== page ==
[time-nuts] SMD TADD-1 distribution amplifier

Charles Steinmetz csteinmetz at yandex.com
Sat Dec 19 01:59:45 EST 2015


Chris wrote:

>You are going to get at least a little circulating ground current because
>of power supply parasitics

There is a reason why some power transformers cost $385 and others 
with similar basic specs (voltage, current) cost $22.  Properly 
designed instruments, radios, medical and other equipment (even 
quality audio and video gear) that must interoperate in adverse 
circumstances use the expensive ones, for good reason.

>I agree that for the typical test equipment case where all the gear is
>running from the same power feed it likely should not be necessary.  But
>putting the connectors on opposite sides of the PCB is still just asking
>for trouble.

I think those are two different things (ground currents and RF 
currents).  If the shields of all of the incoming and outgoing signal 
connectors are bonded firmly to a small area of the metal enclosure, 
and the enclosure is an effective shield at the RF frequencies of 
interest, there will be very little to no RF current on the shields 
to be drawn across the PCB.  If the internal power supplies are 
single-point grounded there, as well, and the parasitics are kept low 
and balanced (you used the $385 transformer, and best design 
practices), no mains power-related current will be originated on the 
shields by the device.

Even a moderately complex instrument has signals coming and going not 
just to different areas of one PCB, but to several (or even dozens)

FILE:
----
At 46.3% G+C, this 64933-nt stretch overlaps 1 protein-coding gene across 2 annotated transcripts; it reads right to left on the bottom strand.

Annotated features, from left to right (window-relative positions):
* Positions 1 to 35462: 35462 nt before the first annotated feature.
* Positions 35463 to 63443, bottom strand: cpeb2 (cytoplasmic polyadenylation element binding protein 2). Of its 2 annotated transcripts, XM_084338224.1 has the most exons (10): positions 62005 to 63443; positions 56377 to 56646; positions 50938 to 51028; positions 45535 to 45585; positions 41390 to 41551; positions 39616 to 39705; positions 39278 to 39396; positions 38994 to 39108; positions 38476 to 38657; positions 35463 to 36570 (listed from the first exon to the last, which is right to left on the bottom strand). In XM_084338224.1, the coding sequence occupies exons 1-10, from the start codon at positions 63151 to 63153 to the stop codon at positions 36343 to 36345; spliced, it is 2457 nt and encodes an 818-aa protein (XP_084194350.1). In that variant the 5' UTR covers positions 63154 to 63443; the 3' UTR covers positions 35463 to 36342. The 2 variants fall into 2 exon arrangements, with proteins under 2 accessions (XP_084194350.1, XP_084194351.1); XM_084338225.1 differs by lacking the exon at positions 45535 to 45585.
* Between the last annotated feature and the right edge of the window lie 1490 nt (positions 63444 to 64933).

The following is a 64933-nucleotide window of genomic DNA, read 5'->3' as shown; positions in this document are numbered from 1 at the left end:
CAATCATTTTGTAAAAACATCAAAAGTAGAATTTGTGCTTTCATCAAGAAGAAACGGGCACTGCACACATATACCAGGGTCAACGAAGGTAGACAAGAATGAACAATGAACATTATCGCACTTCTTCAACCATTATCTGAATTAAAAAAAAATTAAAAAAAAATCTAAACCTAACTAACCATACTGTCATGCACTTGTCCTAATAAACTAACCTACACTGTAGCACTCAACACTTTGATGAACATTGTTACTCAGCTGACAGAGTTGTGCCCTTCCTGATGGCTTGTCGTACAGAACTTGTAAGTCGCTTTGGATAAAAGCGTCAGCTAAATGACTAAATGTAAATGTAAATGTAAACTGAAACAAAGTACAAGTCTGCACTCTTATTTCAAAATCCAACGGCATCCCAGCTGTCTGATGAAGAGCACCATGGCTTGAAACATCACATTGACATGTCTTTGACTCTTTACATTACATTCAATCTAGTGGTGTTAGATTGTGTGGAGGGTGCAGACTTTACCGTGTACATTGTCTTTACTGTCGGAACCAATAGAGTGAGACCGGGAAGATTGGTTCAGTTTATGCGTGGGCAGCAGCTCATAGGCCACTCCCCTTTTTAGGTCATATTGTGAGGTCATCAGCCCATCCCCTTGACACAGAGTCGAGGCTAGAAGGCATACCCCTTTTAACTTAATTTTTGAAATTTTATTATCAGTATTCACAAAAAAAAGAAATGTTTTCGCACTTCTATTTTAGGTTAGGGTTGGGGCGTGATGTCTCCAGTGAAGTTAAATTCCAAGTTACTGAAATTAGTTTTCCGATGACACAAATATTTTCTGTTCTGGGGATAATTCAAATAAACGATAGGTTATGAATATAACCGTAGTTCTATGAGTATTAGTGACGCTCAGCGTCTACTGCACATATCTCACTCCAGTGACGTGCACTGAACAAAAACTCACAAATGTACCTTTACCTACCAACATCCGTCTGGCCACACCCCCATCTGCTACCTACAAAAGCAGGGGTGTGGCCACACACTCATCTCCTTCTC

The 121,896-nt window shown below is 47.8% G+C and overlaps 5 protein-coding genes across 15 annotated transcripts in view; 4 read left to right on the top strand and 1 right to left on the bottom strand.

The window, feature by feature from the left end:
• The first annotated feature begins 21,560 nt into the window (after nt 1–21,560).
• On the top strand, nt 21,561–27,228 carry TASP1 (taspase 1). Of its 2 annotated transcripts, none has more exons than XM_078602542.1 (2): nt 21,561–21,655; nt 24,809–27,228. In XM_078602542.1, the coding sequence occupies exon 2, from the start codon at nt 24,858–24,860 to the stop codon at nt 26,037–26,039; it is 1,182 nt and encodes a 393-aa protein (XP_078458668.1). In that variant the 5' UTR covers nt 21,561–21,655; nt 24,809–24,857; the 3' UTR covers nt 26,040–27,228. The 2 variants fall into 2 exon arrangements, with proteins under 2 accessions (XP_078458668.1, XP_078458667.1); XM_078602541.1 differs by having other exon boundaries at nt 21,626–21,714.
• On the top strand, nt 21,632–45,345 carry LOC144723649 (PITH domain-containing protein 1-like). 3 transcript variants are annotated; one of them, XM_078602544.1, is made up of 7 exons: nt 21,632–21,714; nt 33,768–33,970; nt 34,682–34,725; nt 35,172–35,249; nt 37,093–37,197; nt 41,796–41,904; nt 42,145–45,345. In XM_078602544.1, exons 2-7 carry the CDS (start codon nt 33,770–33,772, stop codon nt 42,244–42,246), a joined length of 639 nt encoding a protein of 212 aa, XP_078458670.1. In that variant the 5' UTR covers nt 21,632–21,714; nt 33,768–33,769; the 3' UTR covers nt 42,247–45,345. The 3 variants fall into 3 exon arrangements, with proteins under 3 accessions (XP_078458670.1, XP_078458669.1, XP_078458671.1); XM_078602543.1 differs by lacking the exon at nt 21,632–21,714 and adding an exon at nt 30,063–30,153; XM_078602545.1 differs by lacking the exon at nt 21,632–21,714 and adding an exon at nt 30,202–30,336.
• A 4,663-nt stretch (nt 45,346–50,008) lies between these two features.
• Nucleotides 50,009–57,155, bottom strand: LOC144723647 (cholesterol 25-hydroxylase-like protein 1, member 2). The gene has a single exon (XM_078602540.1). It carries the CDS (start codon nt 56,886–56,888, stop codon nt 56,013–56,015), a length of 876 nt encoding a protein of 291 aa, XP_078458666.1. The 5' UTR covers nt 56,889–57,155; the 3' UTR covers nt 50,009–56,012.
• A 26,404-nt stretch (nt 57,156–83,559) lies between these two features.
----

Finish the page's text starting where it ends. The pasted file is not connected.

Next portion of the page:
of different PCBs that may use different power supplies.  I'm not 
saying it's a bad idea to put each PCB's IOs in one small area of the 
card, but that is just one way to get where you need to be.

To maximize the probability that the conditions above are met (in 
particular, to maximize the effectiveness of the enclosure as a 
shield), you can add ferrite common-mode chokes to both the internal 
and external coax cables feeding the IO connectors.  Use lots of 
fasteners to assemble the enclosure, make sure each one provides good 
metal-to-metal bonding (use masks when the various enclosure parts 
are painted), and use RFI gaskets, spring fingers, wire mesh shaft 
seals, etc. as needed.  Look critically at every hole you are forced 
to make in the enclosure, and use whatever means are necessary to 
make them RF-tight at all frequencies at which your circuitry might 
be vulnerable.

Best regards,

Charles





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